On August 30, concerning President Barack Obama’s reelection prospects, Allan Lichtman, an American University history professor and author of The Keys to the White House: A Surefire Guide to Predicting the Next President, told US News: “I don’t see how Obama can lose.”
Lichtman’s presidential election success formula, which has correctly predicted the winner of the popular vote in every contest since 1984, requires that the party currently holding the White House prevail on eight of thirteen “keys.” Lichtman contended that Obama was winning nine of them, with a tenth, whether the economy is in recession during the campaign, pegged as “undecided.”
What a difference three weeks makes.
Lichtman’s undecided key was questionable from the get-go. Even if the economy isn’t in recession as normally defined next year, almost everyone agrees that it will feel like one. The White House’s “alternative economic forecast” predicts that the unemployment rate will be at or above 9% throughout next year. The Congressional Budget Office hedges just a little, projecting “close to 9 percent through the end of 2012.” Both may be overly optimistic. Another month or two of job reports showing zero job gains or even job losses will almost certainly push the unemployment rate higher; if they don’t, it will only mean that “going Galt” has become more widespread. No incumbent president since World War II has won reelection with a jobless reading above 7.2%.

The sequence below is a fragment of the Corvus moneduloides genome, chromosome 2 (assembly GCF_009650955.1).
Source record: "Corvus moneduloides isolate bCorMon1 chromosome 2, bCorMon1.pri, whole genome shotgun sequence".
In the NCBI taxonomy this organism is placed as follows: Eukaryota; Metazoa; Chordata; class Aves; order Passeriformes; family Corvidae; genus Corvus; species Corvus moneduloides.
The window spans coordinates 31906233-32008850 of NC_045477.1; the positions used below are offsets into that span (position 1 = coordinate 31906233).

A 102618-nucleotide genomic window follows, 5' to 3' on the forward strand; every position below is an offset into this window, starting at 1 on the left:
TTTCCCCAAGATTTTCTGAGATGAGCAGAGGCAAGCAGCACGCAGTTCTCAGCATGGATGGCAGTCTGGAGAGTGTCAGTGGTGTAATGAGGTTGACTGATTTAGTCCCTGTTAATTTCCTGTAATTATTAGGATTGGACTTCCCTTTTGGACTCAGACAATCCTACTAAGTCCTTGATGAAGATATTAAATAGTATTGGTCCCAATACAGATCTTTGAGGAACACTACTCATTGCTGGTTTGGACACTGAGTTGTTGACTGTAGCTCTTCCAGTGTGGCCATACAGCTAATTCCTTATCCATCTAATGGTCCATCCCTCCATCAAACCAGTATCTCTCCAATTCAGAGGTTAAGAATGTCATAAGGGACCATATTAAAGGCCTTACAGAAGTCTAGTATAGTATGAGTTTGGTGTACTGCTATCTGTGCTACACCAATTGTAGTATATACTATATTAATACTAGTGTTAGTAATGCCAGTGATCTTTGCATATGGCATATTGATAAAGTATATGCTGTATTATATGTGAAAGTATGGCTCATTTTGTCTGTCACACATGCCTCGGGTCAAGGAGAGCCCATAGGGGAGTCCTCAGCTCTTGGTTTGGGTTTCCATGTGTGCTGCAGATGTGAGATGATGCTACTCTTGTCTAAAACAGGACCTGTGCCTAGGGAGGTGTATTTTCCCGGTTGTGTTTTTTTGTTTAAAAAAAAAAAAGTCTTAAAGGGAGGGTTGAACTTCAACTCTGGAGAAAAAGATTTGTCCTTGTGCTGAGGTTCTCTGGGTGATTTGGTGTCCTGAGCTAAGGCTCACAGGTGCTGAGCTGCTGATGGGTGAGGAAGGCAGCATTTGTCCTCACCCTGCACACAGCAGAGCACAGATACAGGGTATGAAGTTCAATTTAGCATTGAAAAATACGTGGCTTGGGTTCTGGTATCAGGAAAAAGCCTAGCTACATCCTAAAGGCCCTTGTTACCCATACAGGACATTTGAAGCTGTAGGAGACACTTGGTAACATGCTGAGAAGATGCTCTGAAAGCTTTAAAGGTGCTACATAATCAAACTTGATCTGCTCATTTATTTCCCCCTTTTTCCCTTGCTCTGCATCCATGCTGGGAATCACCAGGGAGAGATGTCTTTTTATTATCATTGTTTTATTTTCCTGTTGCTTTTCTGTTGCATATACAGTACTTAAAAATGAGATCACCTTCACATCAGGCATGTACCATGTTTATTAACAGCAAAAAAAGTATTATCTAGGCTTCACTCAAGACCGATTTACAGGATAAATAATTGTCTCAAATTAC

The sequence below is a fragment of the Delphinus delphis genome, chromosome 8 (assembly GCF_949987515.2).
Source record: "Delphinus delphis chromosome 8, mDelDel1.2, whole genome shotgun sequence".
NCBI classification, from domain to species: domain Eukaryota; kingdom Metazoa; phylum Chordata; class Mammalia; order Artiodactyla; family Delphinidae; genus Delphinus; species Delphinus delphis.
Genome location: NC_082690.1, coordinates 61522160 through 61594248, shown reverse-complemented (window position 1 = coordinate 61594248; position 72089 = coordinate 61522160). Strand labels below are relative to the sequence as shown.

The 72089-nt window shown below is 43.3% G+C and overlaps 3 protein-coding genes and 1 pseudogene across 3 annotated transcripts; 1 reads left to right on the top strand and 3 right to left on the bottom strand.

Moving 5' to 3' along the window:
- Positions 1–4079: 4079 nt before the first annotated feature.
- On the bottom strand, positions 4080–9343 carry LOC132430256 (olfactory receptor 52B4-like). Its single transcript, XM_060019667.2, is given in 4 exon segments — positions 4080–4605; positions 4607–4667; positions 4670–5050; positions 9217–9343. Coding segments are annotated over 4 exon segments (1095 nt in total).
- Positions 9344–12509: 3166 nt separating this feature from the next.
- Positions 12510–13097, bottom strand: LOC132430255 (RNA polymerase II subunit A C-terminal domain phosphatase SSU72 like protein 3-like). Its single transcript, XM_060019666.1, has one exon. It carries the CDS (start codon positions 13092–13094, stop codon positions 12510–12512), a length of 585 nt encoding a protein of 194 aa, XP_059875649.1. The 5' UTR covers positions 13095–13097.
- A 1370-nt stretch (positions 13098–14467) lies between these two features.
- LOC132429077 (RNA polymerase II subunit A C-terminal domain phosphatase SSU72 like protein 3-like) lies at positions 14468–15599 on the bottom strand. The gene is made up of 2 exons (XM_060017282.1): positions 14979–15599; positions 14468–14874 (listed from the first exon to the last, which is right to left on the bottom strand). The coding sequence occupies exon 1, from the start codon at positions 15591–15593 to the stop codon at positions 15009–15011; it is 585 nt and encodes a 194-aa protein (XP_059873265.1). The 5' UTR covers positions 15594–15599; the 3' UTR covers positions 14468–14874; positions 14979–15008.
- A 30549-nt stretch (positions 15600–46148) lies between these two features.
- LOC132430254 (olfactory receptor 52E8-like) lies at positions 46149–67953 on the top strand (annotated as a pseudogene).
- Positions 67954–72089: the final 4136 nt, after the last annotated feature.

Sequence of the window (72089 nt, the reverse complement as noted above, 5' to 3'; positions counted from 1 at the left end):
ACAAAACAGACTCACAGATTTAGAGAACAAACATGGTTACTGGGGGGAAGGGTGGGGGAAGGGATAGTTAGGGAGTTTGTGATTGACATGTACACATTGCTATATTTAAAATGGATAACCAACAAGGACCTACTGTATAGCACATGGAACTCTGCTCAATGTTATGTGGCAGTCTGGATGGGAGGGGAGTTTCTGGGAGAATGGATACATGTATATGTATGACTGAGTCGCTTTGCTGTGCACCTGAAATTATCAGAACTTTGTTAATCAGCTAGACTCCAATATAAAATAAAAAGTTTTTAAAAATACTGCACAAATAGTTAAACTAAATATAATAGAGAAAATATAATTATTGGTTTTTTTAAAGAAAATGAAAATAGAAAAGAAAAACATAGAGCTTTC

Lichtman believed, and probably still does, that Obama has met the first of his two “foreign/military” keys requiring “a major success in foreign or military affairs” because of Osama bin Laden’s assassination. While very important, whether it’s electorally “major” is debatable, especially considering the event’s subsequent mishandling. Even conceding bin Laden, an Islamist-dominated Libya or Egypt, each of which is quite possible by next fall, could ruin Lichtman’s other “foreign/military” key requiring no significant failures.
He also felt that Obama was winning the “scandal” key, which requires that “[t]he incumbent administration is untainted by major scandal.” He then revealed that he’s not a close follower of the news beyond the Associated Press, the New York Times, and the ABC-CBS-NBC axis when he said: “This administration has been squeaky clean.”
Before readers double over in spasms of laughter, note that the presence or absence of “taint” is in the eyes of voters and depends heavily on whether scandals, to the extent they exist, have penetrated public perception. One dictionary definition of “scandal” calls it “a disgraceful or discreditable action, circumstance, etc.,” but another requires “damage to reputation; public disgrace.”
Concerning the latter definition, Lichtman’s own ignorance demonstrated that he was probably right about his scandal key at the end of August, despite at least the following unreported or underreported items listed here which have arguably met the former.
Then came Solyndra, LightSquared, and Gunwalker.